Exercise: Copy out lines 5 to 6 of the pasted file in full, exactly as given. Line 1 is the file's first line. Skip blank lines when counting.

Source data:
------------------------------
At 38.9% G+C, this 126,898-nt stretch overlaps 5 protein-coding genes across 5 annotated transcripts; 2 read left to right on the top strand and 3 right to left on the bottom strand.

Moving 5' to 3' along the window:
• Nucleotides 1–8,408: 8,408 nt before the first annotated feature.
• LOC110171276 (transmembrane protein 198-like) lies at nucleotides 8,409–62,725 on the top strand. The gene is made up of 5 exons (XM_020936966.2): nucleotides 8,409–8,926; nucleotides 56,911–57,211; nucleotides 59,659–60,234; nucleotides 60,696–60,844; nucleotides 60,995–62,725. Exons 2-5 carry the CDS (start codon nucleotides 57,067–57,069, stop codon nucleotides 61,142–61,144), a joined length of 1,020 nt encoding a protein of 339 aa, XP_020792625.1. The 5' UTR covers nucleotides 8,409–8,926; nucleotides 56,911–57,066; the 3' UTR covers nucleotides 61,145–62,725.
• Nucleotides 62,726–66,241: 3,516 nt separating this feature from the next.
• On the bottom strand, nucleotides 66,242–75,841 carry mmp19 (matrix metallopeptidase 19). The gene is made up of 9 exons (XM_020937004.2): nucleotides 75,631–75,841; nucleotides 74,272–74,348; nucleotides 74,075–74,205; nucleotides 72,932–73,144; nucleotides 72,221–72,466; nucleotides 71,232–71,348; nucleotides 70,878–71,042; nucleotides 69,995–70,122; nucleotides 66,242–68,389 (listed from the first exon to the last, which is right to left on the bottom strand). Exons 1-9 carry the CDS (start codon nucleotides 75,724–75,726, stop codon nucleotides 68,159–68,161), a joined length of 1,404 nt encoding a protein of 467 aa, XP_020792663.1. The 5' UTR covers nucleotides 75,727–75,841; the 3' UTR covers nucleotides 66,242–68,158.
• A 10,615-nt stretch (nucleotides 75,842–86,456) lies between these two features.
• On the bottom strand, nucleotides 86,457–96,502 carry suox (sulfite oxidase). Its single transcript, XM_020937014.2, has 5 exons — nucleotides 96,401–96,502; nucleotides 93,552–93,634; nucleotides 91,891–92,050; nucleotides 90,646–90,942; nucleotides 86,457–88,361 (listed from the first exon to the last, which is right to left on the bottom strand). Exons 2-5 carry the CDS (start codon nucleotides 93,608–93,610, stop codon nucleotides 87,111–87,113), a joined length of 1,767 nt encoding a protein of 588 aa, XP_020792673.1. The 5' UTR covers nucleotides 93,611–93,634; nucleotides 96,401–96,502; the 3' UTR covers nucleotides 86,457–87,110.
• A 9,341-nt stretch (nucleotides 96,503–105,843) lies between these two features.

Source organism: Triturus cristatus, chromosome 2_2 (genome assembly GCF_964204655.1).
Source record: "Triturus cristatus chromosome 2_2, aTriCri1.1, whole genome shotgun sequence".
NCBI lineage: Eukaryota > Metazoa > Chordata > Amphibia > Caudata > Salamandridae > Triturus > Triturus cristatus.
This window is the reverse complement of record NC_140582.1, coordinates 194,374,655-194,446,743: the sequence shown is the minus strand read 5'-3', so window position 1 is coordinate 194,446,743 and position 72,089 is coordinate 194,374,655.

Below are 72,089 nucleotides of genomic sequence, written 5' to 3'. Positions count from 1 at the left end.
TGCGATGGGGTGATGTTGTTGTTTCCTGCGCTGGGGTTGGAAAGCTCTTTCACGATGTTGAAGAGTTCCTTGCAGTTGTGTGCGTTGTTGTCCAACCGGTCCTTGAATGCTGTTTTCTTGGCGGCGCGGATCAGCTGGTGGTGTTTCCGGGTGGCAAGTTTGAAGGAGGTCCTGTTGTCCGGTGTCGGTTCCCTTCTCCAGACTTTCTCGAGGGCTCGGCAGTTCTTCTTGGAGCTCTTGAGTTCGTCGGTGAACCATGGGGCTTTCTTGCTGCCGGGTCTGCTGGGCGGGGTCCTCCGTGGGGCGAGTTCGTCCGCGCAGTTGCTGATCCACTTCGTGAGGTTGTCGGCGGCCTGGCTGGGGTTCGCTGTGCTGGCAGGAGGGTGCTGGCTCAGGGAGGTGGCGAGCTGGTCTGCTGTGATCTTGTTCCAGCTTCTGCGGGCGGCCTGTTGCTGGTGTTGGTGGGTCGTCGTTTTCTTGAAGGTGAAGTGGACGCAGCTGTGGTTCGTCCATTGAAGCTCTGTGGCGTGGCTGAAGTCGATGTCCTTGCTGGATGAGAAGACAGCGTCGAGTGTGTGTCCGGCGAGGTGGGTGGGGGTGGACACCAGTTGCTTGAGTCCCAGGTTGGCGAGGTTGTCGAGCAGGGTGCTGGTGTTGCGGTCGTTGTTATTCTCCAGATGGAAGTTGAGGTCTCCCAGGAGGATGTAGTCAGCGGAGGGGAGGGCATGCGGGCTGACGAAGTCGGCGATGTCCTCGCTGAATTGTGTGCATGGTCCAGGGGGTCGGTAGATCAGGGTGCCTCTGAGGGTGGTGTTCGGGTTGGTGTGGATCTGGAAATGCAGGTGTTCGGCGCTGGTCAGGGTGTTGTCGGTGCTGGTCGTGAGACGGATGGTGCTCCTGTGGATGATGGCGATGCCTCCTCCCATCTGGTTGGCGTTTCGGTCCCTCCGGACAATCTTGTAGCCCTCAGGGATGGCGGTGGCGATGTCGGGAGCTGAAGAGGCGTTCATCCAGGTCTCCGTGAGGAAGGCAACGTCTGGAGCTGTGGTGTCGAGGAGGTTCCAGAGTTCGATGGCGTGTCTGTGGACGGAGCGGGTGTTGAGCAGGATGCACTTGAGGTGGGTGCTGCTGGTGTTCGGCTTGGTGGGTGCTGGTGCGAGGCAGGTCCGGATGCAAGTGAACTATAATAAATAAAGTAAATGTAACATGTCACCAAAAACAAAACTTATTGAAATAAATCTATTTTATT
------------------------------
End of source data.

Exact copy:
• Nucleotides 62,726–66,241: 3,516 nt separating this feature from the next.
• On the bottom strand, nucleotides 66,242–75,841 carry mmp19 (matrix metallopeptidase 19). The gene is made up of 9 exons (XM_020937004.2): nucleotides 75,631–75,841; nucleotides 74,272–74,348; nucleotides 74,075–74,205; nucleotides 72,932–73,144; nucleotides 72,221–72,466; nucleotides 71,232–71,348; nucleotides 70,878–71,042; nucleotides 69,995–70,122; nucleotides 66,242–68,389 (listed from the first exon to the last, which is right to left on the bottom strand). Exons 1-9 carry the CDS (start codon nucleotides 75,724–75,726, stop codon nucleotides 68,159–68,161), a joined length of 1,404 nt encoding a protein of 467 aa, XP_020792663.1. The 5' UTR covers nucleotides 75,727–75,841; the 3' UTR covers nucleotides 66,242–68,158.